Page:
The present theory is that the cis-elements in the mitochondrial RNA molecules are individually recognized by RNA-binding proteins, which may be these MEF proteins. This model makes several predictions, which need to be tested to correct or substantiate this connection. First, the nuclear-encoded MEF proteins must show an evolutionary diversity and a variation sufficient to recognize and target the more than 400 editing sites in plant mitochondria in, for example, A. thaliana. Secondly, the MEF proteins must be able to bind RNA and do so selectively to specific RNA sequences, the identified cis-elements. Specific RNA binding has been experimentally verified for one of the proteins required for a plastid RNA-editing event, the CRR4 protein (16) in addition to similar proteins involved in other RNA maturation steps (see Refs. 17, 18; for reviews, see Refs. 19, 20).
In this study, we addressed the first question and initiated an analysis to test if other proteins similar to MEF1, MEF9, and MEF11 are involved in RNA editing in plant mitochondria. The Arabidopsis mitochondrial-editing factors MEF1 and MEF11 as well as the OGR1 factor in rice (13,–15, 21), are pentatricopeptide repeat proteins (PPR proteins) of the DYW subgroup as are several PPR proteins required for specific RNA-editing events in plastids. These DYW-PPR proteins are extended by the about 100-amino acid long DYW region at the C terminus beyond the preceding E-domain. The mitochondrial protein MEF9 as well as several plastid RNA-editing factors do not contain the DYW C terminus and terminate with the E-domain (12, 20, 22,–29). Thus, all of the RNA-editing factors identified today belong to the E-class, suggesting that this E-domain is important for their function in the editing process.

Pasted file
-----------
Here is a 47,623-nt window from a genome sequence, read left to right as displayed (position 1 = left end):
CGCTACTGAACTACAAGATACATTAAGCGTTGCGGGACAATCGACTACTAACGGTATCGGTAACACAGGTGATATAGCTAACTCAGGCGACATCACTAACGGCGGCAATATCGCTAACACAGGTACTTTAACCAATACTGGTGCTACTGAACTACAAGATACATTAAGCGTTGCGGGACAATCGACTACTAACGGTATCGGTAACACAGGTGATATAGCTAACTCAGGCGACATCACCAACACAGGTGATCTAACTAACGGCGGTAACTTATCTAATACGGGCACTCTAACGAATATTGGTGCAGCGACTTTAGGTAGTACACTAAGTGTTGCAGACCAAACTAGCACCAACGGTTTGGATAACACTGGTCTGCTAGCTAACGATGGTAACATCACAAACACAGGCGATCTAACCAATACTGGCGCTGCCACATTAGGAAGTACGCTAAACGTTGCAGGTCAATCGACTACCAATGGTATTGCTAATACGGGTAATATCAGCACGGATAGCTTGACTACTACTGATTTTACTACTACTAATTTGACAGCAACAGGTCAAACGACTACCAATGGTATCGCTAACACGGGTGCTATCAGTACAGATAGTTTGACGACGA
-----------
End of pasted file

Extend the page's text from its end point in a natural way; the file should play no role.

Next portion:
In this reported analysis, we, therefore, focus on this E-subgroup of the 450 PPR proteins encoded in the nuclear genome of Arabidopsis (30,–32). About 150 of the PPR proteins contain the E region and 87 of these also the DYW domain (19, 30, 33). Consequently we consider the DYW-containing PPR proteins a subgroup of the E-domain-containing PPR proteins. The DYW C-terminal extension is particularly intriguing in proteins involved in organellar RNA editing in plants because it displays a signature characteristic of Zn-containing cytidine deaminases. The enzymatic activity involved in the C to U RNA editing has not yet been identified, and the DYW domain has been proposed to potentially mediate this reaction (34, 35). On the other hand, truncated proteins without the DYW domain can still be competent in editing in vivo (36, 37).